Extraction of the deciduous canines for this patient will not alleviate the severe dental crowding or the impending canine impactions. The previous studies were performed on patients with palatally displaced canines during the late mixed dentition. This patient presented during the early mixed dentition at age 7 years 5 months with midalveolar positioned canines. Extraction of the deciduous canines in this case would have resulted in loss of arch length, hence obstructing the proper eruption of the maxillary canines. Moreover, success of the canine eruption in most of the previously mentioned studies was not based upon just the extraction of the deciduous canine but also upon the existence of adequate space, or the creation of additional arch length with either fixed appliances or cervical headgear.

Studies by Baccetti, et al., and Schindel and Duffey have reported that rapid maxillary expansion is an effective treatment option for the early interceptive treatment of impacted maxillary canines.15, 16 Baccetti, et al., found that patients treated with rapid maxillary expansion had a successful eruption rate of 65.7% of palatally displaced canines, almost 5 times greater than that of the untreated controls (13.6%).15 Another study by Baccetti, et al,. stated that rapid maxillary expansion prior to the peak in skeletal maturation produces more pronounced transverse craniofacial changes at the skeletal level and circummaxillary structures.17 Rapid maxillary expansion following the pubertal growth spurt results in less skeletal and more dentoalveolar change.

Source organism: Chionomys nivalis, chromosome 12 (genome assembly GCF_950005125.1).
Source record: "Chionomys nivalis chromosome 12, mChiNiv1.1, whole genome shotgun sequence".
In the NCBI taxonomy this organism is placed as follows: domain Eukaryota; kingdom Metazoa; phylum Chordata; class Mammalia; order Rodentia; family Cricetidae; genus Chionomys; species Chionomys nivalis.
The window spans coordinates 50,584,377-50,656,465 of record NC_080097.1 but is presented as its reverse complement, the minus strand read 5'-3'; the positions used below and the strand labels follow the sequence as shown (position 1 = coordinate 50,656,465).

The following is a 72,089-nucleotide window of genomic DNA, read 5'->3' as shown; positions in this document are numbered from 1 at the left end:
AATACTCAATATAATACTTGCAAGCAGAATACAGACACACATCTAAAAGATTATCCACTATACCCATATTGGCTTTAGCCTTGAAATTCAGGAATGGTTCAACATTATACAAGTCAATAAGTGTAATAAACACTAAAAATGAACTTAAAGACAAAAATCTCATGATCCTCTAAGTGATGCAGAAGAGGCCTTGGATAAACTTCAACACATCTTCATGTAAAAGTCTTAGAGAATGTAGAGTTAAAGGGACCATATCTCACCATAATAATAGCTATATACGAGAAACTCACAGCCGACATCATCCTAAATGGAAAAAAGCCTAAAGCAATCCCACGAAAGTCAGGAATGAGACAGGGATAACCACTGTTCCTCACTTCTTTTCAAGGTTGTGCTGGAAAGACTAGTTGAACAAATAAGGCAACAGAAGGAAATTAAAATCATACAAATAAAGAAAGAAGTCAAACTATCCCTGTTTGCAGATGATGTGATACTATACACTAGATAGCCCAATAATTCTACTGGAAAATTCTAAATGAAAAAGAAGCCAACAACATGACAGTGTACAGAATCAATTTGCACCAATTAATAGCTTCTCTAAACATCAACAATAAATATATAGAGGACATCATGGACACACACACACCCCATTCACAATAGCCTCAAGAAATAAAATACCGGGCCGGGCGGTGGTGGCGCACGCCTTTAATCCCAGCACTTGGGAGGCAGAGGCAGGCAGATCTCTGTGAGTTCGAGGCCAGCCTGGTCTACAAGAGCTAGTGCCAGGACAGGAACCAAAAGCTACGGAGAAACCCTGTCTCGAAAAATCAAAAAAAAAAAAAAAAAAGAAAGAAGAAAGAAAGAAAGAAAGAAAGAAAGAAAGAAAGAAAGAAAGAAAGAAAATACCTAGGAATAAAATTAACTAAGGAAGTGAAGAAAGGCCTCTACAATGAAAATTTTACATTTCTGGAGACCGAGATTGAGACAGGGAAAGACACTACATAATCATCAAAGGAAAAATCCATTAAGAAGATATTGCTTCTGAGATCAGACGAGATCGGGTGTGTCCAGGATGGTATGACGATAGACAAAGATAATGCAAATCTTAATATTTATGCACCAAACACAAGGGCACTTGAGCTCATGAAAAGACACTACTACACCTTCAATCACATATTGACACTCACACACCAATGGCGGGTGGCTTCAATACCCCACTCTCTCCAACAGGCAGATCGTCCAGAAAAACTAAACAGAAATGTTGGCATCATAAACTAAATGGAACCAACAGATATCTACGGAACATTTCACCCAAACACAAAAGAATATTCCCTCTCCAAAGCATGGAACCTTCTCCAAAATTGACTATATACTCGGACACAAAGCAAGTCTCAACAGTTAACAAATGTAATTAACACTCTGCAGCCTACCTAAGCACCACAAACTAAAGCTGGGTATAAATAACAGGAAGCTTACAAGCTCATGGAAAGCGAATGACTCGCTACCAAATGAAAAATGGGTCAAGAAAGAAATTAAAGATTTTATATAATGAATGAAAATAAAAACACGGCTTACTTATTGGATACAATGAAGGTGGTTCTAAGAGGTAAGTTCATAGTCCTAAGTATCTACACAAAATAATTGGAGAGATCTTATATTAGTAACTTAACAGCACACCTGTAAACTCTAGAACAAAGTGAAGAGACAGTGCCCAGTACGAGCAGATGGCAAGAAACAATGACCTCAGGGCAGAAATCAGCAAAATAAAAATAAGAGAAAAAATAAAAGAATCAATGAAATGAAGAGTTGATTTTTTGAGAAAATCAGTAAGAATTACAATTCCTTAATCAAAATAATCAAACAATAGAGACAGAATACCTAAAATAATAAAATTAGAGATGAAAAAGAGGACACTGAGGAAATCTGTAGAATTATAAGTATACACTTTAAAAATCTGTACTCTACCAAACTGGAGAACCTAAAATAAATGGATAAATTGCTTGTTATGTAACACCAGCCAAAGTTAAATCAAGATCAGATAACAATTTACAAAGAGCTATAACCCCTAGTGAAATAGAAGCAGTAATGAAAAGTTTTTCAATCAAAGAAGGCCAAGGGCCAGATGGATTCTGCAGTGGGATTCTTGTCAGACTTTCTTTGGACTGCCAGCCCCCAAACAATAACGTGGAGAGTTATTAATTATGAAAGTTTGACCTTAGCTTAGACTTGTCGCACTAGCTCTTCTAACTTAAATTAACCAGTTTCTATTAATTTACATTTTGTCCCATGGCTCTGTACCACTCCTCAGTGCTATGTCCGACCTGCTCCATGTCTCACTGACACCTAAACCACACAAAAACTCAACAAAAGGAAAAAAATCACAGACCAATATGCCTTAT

The early interceptive orthodontic treatment plan designed for this patient included the following:

  • A referral to an otolaryngologist for tonsillectomy and adenoidectomy
  • Bonding of the maxillary arch initially to distalize the ectopic maxillary left first molar into proper position
  • Placing a bonded rapid maxillary expander with occlusal coverage after distalization of the maxillary left first molar to create arch length for the ectopic maxillary canines
  • Bonding of the mandibular arch with fixed appliances
  • A referral to an oral surgeon for canine exposure and guided eruption if the canines appear to be impacting

The panoramic image shown in Figure 22 was made 17 months after the start of treatment on the day of the expander removal. The maxillary dentition was bonded for 9.5 months before placing the rapid maxillary expander. The expander was activated for 2 weeks and then was left in situ for a total of 8 months. Following the removal of the rapid maxillary expander, the posterior segments of the maxillary arch were rebonded. The maxillary laterals and mandibular dentition were bonded 15 months into treatment. Notice that even with maxillary expansion, the canines have both continued to move mesially. Obviously, even with the amount of treatment so far, impaction of the canines is inevitable. Thus, treatment should not be delayed for a patient presenting with these problems. Waiting could result in involvement of both the lateral incisor roots and possibly the left central incisor.